Dementia Care and End of Life Care

People with dementia may experience problems with thinking, memory, behaviour and mobility.

It can be difficult to recognise when someone with dementia is nearing the end of their life. You can support the person by communicating with them and helping them with any symptoms they have. If possible, it’s a good idea to plan the person’s care in advance to help understand what they want from their care.

For an individual consultation or any other enquiries, please contact us on 01386 41492

or click on the button below and send us a message with your needs.

What is End of Life Care?

The term ‘end of life’ usually refers to the last year of life, although for some people this will be significantly shorter. The term palliative care is often used interchangeably with end of life care. However, palliative care largely relates to symptom management, rather than actual end of life care.

End of life care is not just the responsibility of specialist nurses and teams, rather that everyone should be able to care for a loved one as they reach the end of their lives, including all nurses and health care support workers in all settings, the patient’s family as well as members of the community.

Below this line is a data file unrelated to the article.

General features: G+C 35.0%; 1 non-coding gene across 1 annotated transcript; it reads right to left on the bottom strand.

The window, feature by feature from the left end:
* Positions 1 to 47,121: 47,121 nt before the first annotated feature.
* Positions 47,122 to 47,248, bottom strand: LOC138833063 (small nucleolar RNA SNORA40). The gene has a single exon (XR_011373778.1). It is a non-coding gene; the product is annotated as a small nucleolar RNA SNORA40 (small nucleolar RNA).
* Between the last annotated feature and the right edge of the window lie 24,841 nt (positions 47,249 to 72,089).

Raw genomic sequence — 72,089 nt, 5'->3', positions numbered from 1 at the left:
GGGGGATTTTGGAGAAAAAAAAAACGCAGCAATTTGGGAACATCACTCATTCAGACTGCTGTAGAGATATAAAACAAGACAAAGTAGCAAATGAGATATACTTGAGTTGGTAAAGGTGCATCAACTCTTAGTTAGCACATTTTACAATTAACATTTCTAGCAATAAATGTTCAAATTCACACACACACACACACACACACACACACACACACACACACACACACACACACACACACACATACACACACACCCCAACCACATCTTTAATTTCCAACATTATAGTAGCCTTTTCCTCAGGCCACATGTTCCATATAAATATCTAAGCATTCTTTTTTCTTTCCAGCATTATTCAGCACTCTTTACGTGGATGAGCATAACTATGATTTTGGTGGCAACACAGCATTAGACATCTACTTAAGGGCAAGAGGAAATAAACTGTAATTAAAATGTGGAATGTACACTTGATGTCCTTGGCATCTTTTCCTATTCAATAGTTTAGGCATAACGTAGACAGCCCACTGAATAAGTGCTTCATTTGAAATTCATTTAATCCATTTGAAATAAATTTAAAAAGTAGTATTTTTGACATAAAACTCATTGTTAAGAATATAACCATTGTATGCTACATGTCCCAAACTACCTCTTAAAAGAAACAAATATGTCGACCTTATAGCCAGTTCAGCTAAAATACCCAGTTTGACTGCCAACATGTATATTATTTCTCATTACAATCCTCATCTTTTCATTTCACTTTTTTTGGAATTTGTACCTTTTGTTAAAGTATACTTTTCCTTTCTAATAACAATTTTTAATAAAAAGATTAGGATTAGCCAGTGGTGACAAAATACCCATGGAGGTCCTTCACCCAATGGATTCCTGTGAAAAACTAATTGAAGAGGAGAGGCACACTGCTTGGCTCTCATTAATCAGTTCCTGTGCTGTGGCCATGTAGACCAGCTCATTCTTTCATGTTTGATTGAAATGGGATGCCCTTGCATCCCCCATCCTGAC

Dementia Care and End of Life Care

Dementia care

Private home care

Sometimes the person themselves can make the decision. But the person with dementia often lacks the ability to decide (lacks mental capacity).

If you or someone else has a lasting power of attorney, you can make the decision for the person with dementia, as long as it's in their best interests.

Try to talk to the person with dementia about their preferences regarding care in a home, even if they lack the capacity to make a decision over what care home is best for them.

Finding the right dementia care home

Whoever makes the decision to move someone to a care home must think about why it is in the best interests of the person with dementia. For more on making this decision see How do you know if someone needs to move into a care home? later in this factsheet. The person should be involved in the discussion too, if possible, even if they don’t have capacity to make the decision themselves. This is because they are likely to have preferences and feelings about the decision.

Many carers, family members or friends will also have an idea about what the person with dementia would want. You might be the people who know the person best or have talked to them about what they want for the future. You should be consulted where possible and should say what you think the person would want.